Dalton said...

i agree with some parts of this quotation. it is true that people dont wonder as much about how thing are created. but i also thing that our government keeps some enformation away from us for some reason. i beleive that the world was created by God. but the world is huge and there is a lot to think about i think about how things came to be the way they are. most teenagers just care if their phones work or comuter or tv work and hey dont really care how nature came to be.

LauraM said...

I think that most of us understand enough to know the basics of how the world works, otherwise what else are we going to school for? What we do know may be a small amount in comparison to everything out there that there is to know, but that doesn’t mean people don’t think about it and wonder from time to time. They just might not share every thought or question they have about the world or nature with everyone around them. When Sagan says no one gives much thought except for children who don’t know enough not to ask the important questions, is he implying that as you get older you are supposed to not ask. And if so why should we stop asking? Perhaps people think that such topics would be considered taboo to talk about because everyone has a different interpretation and no universal answer exists? However if we would not be afraid to keep asking questions and wondering like a child does can you imagine the exponential amount of information would become available to us?

SkinnyMiniaveri♥ said...

I think this quote really makes you think. Why are we here? Is there really a god that created all things, or are we just billions and billions of atoms combined since the beginning of time? No one knoes. But this I think these are good things to think about because if we didnt ask questions there would never be any answers.

kaytlinr said...

I agree with the quote and what Shelby said, because people are more interested in what it going on in their own personal world than what is going on in the world around them.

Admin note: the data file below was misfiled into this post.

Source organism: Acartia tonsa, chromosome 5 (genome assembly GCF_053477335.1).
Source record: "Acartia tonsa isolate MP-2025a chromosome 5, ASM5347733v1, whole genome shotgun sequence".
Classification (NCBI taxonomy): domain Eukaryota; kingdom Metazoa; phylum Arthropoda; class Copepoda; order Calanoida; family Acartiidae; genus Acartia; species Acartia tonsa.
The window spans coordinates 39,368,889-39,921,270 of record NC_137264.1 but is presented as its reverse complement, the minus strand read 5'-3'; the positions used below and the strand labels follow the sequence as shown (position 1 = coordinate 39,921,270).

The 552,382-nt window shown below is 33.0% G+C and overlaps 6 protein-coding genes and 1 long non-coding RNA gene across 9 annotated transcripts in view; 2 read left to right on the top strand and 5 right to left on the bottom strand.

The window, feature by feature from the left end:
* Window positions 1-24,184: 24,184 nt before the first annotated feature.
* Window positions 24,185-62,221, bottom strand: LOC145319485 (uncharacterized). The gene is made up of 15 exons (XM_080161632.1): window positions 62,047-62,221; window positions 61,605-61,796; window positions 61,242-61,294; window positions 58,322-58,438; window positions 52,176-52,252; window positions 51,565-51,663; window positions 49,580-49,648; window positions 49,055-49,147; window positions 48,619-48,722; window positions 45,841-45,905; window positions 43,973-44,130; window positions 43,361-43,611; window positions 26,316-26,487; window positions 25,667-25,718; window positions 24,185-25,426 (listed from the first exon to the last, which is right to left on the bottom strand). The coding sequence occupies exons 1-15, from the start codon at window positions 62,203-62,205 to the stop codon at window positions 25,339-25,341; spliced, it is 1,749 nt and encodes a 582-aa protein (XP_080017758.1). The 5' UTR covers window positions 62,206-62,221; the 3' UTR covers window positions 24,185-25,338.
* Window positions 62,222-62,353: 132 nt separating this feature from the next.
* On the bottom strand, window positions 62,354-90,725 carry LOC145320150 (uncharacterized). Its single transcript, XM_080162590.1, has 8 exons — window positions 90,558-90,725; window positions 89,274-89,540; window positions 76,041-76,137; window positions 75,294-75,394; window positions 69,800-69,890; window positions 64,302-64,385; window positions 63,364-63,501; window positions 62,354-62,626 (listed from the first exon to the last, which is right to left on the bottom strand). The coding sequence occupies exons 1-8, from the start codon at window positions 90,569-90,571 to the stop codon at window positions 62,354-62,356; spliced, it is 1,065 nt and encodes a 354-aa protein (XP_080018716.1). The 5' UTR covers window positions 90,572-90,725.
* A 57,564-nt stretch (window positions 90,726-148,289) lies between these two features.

CamilleH said...
This comment has been removed by the author.
NatalieJ said...

I think that the main reason why people don't question their environments is because of our egos. No one wants to admit that they don't know the answer to something because that would mean that we are not all knowing beings. Humans have spent centuries making themselves seem like they are all knowing, all powerful beings. We are the top of the food chain. In reality, not many could win in a fight against a lion, and there are many other scenarios where nature would conquer humans. Despite all of this, humans create this image for themselves that they cannot be defeated and can conquer all. Questioning the universe would display an obvious lack of knowledge and thus be a sign of weakness.

Andrewg said...

I think that Carl Sagan is wrong. I often think about the important questions in life, such as why we are here, how the universe came to be. It is human nature to ask these questions. That is why mythology came to be. The Greeks often asked these questions, and although they were often wrong, they fulfilled a need in their minds to make sense of the world around them. I think all people are born with this need to know, and that Carl Sagan is wrong.

mattw said...

I think the man who claimed this had a very inconsequential point. Even if we do think about how the world around us works, we can't do anything to change it, so why should it matter to us? I admit that I don't think about gravity, or other similar things so much, and that I probably do take them for granted, but this is because I have other important things to concern myself with. Maybe they aren't universal concerns, but they are more relevant to me.